The White House Counsel’s Office also plays a role; it works together with the Department of Justice and members of the Senate, and considers recommendations by members of the House of Representatives, state governors, bar associations, and other bodies. The Senate Judiciary Committee scrutinizes the credentials of candidates. Should it reject a nomination, it is returned to the president to produce another name. Nominations by the Senate Judiciary Committee are considered by the Senate in executive sessions. Non-controversial candidates tend to be unanimously confirmed. Of the 154 nominations to the US Supreme Court between 1789 and 2004, only 34 were not confirmed by the Senate. When a contentious nomination is made, however, a debate ensues. An adverse recommendation by the Senate Judiciary Committee inexorably results in rejection of the candidate by the Senate. A successful nominee is formally appointed by the president.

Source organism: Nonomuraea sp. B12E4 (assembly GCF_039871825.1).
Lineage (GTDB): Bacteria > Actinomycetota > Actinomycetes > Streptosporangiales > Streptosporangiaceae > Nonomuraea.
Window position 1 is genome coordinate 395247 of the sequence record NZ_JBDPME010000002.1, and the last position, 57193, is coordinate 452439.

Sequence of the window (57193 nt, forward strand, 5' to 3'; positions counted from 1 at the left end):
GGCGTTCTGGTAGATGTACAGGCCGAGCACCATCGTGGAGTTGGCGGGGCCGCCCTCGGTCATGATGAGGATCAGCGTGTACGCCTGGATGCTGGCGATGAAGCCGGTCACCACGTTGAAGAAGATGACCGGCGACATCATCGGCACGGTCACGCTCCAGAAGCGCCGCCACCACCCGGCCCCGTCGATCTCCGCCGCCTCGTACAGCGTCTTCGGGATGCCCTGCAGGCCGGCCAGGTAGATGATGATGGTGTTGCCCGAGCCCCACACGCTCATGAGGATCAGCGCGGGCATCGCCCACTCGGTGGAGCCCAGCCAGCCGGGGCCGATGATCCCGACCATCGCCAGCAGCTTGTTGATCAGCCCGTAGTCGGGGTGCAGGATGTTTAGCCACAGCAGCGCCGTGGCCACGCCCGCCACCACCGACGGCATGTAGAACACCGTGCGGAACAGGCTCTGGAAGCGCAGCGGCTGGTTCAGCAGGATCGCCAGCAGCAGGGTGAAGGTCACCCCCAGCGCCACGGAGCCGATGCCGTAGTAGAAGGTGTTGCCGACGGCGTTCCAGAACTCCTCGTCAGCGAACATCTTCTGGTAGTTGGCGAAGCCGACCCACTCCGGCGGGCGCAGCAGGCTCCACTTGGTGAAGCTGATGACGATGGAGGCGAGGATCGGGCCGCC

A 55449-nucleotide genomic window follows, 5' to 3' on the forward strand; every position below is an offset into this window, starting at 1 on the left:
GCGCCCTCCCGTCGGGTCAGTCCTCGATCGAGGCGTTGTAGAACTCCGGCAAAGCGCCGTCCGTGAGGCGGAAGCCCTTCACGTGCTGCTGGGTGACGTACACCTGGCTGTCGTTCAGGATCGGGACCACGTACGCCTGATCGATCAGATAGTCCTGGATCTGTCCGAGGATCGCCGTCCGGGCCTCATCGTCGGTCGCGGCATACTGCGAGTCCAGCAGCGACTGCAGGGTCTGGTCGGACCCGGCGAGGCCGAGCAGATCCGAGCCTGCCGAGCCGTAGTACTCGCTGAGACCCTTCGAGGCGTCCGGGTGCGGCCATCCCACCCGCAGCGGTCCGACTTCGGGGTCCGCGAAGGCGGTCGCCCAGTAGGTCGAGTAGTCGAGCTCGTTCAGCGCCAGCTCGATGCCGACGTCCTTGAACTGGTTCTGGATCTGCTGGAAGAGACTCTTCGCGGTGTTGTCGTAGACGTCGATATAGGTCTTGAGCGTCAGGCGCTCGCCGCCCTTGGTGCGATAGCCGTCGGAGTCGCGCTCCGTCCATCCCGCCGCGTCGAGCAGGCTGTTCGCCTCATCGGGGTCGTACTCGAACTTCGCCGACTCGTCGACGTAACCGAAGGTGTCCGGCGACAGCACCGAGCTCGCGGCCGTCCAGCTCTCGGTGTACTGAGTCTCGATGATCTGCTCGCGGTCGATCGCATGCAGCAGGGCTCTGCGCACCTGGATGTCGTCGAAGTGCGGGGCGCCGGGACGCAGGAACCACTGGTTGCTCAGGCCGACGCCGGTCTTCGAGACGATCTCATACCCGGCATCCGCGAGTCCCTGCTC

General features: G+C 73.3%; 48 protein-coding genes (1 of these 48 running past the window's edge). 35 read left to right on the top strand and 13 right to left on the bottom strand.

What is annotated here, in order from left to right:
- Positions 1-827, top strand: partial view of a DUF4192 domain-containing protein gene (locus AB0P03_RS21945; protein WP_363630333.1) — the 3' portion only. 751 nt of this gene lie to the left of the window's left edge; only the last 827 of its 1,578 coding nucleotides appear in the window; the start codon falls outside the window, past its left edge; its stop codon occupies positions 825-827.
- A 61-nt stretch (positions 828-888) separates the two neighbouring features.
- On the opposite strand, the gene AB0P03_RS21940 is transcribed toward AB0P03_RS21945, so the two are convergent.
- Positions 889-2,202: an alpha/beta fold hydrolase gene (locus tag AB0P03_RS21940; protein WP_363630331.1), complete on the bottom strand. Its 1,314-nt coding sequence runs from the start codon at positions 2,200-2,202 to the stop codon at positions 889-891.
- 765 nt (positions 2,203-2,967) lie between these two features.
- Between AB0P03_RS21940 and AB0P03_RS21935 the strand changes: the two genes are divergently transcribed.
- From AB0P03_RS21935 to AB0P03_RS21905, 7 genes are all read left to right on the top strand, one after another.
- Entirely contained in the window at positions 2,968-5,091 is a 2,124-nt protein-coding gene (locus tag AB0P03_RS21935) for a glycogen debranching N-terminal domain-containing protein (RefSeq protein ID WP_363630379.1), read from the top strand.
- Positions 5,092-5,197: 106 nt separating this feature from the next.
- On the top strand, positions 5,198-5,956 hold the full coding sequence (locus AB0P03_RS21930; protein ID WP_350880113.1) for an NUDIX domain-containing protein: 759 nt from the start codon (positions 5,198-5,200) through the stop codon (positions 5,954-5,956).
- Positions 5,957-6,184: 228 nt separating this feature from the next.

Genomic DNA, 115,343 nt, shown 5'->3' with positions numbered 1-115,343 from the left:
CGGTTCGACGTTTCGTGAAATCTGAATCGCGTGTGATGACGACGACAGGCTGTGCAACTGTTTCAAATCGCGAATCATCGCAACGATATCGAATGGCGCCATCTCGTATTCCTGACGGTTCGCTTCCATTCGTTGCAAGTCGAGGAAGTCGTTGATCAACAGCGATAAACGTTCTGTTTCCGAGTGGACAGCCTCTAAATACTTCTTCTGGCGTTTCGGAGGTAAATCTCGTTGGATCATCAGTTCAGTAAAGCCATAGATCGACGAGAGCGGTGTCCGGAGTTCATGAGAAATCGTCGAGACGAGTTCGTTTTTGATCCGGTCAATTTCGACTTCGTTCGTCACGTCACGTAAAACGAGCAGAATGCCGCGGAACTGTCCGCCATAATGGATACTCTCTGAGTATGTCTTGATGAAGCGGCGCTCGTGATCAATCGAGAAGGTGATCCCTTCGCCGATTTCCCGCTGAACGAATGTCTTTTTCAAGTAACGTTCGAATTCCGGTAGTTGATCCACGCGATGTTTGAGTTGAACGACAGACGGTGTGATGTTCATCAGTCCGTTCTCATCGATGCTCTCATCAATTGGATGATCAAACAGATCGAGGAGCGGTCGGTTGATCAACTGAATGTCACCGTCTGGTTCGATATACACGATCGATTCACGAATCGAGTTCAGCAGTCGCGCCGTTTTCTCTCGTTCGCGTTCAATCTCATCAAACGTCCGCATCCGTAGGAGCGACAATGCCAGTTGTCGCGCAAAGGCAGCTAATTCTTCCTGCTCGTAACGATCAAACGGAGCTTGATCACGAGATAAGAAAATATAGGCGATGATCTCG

The protracted nature of the process, including filibustering by senators, as well as the predictable ideological dimension of the system, has attracted considerable criticism. Its detractors contend that it undermines the independence of the judiciary. Defenders of the method claim that the president and Senate exercise a vital and legitimate check on the composition and standing of the federal judiciary. At the non-federal level, judges are elected in 21 American states; this is a rarity, not encountered in any other common or civil law jurisdiction. Although it may appeal to the democrat, it inevitably transforms judges into politicians who, to keep their jobs, must appeal to popular sentiments and prejudices. While it may be true that an elective system is preferable to one of nomination under a corrupt government which appoints compliant judges regardless of their ability, few lawyers support what John Stuart Mill called ‘one of the most dangerous errors ever yet committed by democracy’.